Apple’s new Private Relay feature, which is designed to hide users’ browsing data and protect their privacy, will not be available in China, Reuters reports. The feature was announced at Apple’s Worldwide Developers Conference as part of a new subscription bundle called iCloud Plus. Other countries where Private Relay is not available are: Belarus, Colombia, Egypt, Kazakhstan, Saudi Arabia, South Africa, Turkmenistan, Uganda and the Philippines.
The move is the latest concession Apple has made to offer its services in China, a market that: Reuters notes accounts for nearly 15 percent of sales. Chinese citizens’ access to the internet is highly regulated and there is limited access to technologies such as virtual private networks or VPNs, which help citizens evade tracking and censorship. It’s worth noting that Apple doesn’t call Private Relay a VPN itself, citing technicalities in how it works, but the service protects users’ privacy in a similar way.
In 2018, Apple started storing some iCloud encryption keys in China and transferred its Chinese iCloud business to a company in China. Although Apple said the move is the “speed and reliability of iCloud,Critics said it would also give Chinese authorities access to user data through the country’s legal system. Last year, Apple removed several major VPN apps from the App Store in China in response to local regulations requiring VPN providers to hold government licenses.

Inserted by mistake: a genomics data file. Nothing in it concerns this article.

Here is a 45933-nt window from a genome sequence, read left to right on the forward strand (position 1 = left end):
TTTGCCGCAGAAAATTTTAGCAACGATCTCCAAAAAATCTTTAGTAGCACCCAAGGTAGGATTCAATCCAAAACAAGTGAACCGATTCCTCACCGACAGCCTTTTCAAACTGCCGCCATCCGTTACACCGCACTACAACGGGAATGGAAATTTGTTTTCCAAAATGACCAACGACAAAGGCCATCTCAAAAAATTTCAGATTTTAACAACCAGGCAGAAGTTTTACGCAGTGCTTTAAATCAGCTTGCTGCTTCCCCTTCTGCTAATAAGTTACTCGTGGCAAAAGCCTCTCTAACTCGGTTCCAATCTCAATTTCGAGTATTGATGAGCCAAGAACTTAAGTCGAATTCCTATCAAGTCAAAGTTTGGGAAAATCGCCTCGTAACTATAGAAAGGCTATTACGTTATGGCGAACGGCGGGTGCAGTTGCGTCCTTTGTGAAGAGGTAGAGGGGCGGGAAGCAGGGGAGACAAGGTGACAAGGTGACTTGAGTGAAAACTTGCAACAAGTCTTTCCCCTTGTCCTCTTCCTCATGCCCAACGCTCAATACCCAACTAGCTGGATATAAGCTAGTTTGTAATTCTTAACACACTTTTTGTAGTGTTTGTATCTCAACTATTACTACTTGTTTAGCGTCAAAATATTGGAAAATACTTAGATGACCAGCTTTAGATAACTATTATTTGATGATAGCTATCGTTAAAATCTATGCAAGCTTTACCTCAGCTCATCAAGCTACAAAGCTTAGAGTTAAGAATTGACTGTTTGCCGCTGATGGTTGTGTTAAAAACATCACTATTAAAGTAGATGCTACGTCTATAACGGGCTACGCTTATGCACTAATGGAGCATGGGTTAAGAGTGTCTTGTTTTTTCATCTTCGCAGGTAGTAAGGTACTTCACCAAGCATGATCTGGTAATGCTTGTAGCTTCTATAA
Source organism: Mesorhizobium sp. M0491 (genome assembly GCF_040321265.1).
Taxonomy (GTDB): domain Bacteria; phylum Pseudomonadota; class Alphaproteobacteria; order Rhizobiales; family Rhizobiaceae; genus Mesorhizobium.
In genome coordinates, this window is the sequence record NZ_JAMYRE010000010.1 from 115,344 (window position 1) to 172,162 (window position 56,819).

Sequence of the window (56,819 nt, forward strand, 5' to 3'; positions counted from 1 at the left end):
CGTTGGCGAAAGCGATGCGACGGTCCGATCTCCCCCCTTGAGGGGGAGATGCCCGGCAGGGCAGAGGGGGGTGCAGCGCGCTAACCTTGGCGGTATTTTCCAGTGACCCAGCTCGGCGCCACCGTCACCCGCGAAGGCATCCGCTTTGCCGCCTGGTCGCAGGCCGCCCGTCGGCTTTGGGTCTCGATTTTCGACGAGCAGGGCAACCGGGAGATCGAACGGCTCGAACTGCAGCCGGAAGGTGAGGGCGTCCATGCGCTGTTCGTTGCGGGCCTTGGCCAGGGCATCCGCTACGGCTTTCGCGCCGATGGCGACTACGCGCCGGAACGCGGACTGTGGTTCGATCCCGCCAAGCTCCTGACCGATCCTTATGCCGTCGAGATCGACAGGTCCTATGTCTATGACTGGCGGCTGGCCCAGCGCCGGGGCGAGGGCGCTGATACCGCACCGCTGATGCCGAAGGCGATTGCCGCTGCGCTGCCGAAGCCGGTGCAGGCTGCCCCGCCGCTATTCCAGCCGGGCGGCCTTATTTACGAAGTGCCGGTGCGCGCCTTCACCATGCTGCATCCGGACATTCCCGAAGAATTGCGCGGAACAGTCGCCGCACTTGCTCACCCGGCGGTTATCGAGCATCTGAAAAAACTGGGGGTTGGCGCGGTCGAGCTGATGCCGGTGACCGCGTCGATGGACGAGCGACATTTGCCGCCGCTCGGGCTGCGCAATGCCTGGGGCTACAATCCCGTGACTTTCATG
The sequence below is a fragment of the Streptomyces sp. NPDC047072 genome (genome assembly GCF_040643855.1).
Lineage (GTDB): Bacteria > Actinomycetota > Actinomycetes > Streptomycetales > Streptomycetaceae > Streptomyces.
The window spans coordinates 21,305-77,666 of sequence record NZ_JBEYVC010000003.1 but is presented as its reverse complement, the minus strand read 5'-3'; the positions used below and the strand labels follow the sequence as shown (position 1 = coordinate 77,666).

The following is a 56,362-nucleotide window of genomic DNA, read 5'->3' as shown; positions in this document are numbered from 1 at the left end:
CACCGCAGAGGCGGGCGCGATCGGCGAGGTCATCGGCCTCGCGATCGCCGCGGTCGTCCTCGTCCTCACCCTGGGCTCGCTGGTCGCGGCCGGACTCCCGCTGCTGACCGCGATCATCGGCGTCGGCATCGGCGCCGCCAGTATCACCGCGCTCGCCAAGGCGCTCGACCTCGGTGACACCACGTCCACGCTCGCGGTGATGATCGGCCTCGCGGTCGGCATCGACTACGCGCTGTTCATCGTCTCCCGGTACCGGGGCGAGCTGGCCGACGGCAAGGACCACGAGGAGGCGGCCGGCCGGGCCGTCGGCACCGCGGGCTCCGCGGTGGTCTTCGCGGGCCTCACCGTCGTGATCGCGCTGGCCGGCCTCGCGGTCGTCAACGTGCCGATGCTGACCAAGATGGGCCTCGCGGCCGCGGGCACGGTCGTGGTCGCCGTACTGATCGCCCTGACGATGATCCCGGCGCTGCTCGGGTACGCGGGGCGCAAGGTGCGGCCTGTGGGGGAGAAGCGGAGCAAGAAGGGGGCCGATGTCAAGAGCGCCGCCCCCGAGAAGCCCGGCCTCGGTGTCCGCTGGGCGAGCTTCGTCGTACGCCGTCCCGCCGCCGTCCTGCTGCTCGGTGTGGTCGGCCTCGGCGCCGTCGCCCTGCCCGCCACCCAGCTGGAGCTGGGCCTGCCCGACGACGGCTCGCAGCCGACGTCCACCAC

According to Apple, Private Relay encrypts a user’s traffic and routes it through two internet relays in such a way that no entity can see the contents of a user’s browsing data. A first Apple-controlled relay assigns a user an anonymous IP address, while a second third-party relay decodes the web address and forwards the data to the destination. Apple says Private Relay hides a user’s traffic from ISPs, advertisers, and even Apple itself.